The University of Wyoming, located in laramie, is home to about 14,000 students. As the top online college in Wyoming, UW Distance offers three online bachelor’s degrees, including business administration, family and consumer sciences, and nursing, all of which are degree completion programs. Students must complete all prerequisite requirements through an accredited community college to be eligible for any of the degree completion programs, which may include an associate degree or general education courses.
Wyoming also offers hybrid baccalaureate programs, including degrees in applied science-organizational leadership, psychology, and criminal justice. The bachelor of science in nursing is a program for students with a non-nursing bachelor’s degree. The 15-month, hybrid program includes online and on-campus study, in addition to hands-on clinical experiences. Online resources include etutoring and an IT help desk.
How We Ranked the Schools
To determine the best programs, we looked at the most important factors prospective students, mainly common predictors of future success and a school’s commitment to online programs. This boils down to admissions rate, student loan default rate, retention rate, graduation rate, and the percent of students enrolled in online classes. All data points are taken from information provided by colleges and universities to the National Center for Education Statistics.
Each factor is weighted evenly in order to give an objective view and determine the best online master’s in management information systems programs. To calculate our rankings, we looked at a school’s ranking when organized by a single factor, and then averaged each category’s ranking to find an overall score: Admissions Rate (20%) + Default Rate (20%) + Retention Rate (20%) + Graduation Rate (20%) + Percent of Students Enrolled in Online Classes (20%) = Final score.
Education Trends in Wyoming
Wyoming allocates a large percentage of tax revenue to postsecondary education and spending, more than doubling the national average. Despite elevated spending, educational attainment rates in Wyoming are slightly below average for bachelor’s and graduate degrees, though the state does boast a high rate of associate degree completion that’s above the national average.
|Source: SHEEO and U.S. Census|
|Postsecondary Education Spending per Full-Time Student||$17,300||$6,954|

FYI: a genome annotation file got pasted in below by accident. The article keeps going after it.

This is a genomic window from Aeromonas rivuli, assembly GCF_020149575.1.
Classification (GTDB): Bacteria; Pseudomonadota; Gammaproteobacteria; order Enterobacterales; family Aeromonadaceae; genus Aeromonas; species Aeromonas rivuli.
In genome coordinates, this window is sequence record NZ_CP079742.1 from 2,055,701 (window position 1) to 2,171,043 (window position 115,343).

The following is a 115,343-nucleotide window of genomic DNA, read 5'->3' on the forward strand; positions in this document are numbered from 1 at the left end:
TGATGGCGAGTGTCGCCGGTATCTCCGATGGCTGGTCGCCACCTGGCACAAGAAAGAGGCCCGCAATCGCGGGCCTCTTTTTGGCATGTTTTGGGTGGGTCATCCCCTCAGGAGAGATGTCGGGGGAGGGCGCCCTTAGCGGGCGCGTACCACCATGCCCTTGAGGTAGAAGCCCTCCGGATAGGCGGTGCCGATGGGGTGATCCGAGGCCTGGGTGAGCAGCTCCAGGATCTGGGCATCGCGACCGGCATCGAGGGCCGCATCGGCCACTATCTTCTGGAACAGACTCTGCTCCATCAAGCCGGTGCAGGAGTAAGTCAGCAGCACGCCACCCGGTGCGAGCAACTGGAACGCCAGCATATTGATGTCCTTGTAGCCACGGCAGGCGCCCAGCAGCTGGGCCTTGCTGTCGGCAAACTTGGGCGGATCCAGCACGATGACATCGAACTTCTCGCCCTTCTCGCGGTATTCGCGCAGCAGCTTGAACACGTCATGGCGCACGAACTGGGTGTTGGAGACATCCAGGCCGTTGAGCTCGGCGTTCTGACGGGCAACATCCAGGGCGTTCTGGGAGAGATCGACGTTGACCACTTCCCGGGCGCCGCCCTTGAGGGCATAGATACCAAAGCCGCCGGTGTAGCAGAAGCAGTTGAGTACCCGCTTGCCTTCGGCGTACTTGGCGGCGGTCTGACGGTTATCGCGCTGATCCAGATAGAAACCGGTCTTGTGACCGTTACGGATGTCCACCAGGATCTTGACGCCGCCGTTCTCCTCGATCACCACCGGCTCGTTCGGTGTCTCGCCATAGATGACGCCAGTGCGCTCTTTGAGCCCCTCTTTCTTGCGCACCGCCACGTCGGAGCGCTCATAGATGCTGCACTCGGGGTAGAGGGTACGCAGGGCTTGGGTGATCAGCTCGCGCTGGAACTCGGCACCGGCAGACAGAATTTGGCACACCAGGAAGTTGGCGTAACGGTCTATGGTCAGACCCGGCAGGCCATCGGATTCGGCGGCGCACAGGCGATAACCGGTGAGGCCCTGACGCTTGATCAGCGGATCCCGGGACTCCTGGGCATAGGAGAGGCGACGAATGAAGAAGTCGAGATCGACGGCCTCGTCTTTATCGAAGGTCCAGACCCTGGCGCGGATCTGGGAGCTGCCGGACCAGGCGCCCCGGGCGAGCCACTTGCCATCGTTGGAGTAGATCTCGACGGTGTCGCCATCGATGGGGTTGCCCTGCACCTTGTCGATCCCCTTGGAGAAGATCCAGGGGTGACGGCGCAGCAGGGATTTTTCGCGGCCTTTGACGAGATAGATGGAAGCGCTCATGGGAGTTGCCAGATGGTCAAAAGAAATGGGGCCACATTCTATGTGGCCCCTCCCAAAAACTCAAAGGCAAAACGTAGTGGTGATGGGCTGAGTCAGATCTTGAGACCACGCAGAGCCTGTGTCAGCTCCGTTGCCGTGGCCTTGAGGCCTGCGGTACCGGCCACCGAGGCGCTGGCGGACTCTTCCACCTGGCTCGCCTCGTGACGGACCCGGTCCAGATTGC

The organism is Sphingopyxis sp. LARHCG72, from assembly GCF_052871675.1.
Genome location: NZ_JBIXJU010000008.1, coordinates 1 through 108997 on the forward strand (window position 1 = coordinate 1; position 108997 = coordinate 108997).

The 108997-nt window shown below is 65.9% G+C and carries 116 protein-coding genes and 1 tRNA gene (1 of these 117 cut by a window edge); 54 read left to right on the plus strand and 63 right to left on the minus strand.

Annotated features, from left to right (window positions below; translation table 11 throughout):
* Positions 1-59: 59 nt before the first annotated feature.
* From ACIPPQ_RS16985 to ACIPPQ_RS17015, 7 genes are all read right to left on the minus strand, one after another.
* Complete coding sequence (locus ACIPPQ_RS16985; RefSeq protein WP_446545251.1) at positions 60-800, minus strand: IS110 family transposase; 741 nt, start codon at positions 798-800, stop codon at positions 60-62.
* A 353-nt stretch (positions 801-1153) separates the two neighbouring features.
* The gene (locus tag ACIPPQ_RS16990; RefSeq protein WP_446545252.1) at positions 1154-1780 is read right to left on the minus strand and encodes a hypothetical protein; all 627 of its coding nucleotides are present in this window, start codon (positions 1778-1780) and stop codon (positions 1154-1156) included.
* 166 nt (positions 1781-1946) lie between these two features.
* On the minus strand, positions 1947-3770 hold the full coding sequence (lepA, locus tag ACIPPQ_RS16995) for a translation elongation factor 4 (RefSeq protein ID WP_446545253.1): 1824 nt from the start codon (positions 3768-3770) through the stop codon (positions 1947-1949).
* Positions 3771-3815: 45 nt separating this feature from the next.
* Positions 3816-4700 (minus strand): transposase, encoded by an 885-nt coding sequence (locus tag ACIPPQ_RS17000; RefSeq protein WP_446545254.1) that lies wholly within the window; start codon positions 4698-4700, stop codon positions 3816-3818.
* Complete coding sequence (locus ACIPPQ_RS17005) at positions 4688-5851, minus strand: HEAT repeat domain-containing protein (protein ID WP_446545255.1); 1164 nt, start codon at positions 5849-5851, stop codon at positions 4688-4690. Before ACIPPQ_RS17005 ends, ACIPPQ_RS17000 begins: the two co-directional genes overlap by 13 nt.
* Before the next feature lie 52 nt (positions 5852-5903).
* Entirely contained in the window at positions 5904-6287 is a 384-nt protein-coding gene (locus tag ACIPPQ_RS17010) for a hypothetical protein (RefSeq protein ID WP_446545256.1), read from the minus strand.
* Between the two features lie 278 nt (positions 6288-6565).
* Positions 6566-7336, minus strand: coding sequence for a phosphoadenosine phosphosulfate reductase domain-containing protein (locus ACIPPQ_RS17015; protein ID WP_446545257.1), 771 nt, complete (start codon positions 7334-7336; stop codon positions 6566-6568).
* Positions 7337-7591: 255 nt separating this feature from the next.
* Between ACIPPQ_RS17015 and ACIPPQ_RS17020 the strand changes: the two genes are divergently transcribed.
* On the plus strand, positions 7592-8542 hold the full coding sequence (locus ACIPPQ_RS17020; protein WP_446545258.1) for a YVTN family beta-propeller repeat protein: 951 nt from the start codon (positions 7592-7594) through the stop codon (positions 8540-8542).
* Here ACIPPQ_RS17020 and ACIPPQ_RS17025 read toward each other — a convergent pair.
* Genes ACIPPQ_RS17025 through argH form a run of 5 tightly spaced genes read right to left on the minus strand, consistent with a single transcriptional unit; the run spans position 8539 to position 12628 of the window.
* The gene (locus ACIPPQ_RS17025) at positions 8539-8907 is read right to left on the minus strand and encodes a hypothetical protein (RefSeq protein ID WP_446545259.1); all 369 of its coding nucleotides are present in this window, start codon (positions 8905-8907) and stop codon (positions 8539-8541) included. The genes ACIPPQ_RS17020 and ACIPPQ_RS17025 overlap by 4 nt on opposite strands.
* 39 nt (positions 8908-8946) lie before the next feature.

|Percent of Tax Revenue Allocated to Higher Education||12.4%||5.8%|
|Percentage of adults over 25 with associate degree||10.3%||8.1%|
|Percentage of adults over 25 with bachelor’s degree||17.1%||18.5%|
|Percentage of adults over 25 with graduate degree or higher||8.6%||11.2%|
Paying for College in Wyoming
Tuition at public two-year colleges in Wyoming is slightly lower than the national average, while four-year tuition is almost half that of the national average, making it easier to afford an education in the state. However, it’s still a good idea to compare different schools, as tuition rates will vary.
The following table compares public tuition in Wyoming to national averages. While this gives you some idea of the price of education at online schools in Wyoming, it’s important to remember that these figures don’t include other related costs, such as textbooks or living expenses.
Attending on campus or online colleges in Wyoming can alleviate the cost of college, but students should still fill out the FAFSA. The FAFSA gives you access to several funding sources, including scholarships, grants, and loans. When funding your education, grants and scholarships should always be your first choice, since this money doesn’t have to be repaid. If you must take out student loans, federal loans are preferable to private loans, because they typically offer more lenient repayment policies.
Cost for Online Programs in Wyoming
Online schools in Wyoming function similarly to campus programs, and any financial aid opportunities can be applied to online programs in the same way. Online courses are typically the same price as campus courses; some schools offer discounted tuition rates to online students. Taking an online program may also allow you to save on many of the secondary costs associated with education, such as transportation, child care, meals, and school supplies. Many schools and textbook websites allow you to rent online textbooks for a discounted price if you’re taking distance education classes.
Cost of Living by Region
Cost of living can vary immensely between different states and cities, which may have an impact on the decisions you make about your education. Most cities in Wyoming boast an extremely low cost of living, making it easier to afford the costs associated with school, but the state’s low population does mean fewer options for higher education. Conversely, larger urban areas in neighboring states, like Colorado or Washington, have more options for education but a much higher cost of living.
Scholarships for Wyoming College Students
- Hathaway Scholarship
$840-$1,680/semester; available to students attending UW or any Wyoming Community College. Must graduate from a Wyoming high school with a minimum 2.5 GPA and an ACT score of at least 19. Higher award amounts require higher GPA and ACT scores.
- Douvas Scholarship
$500; must demonstrate financial need and be a first-generation American student planning to attend UW or any Wyoming Community College.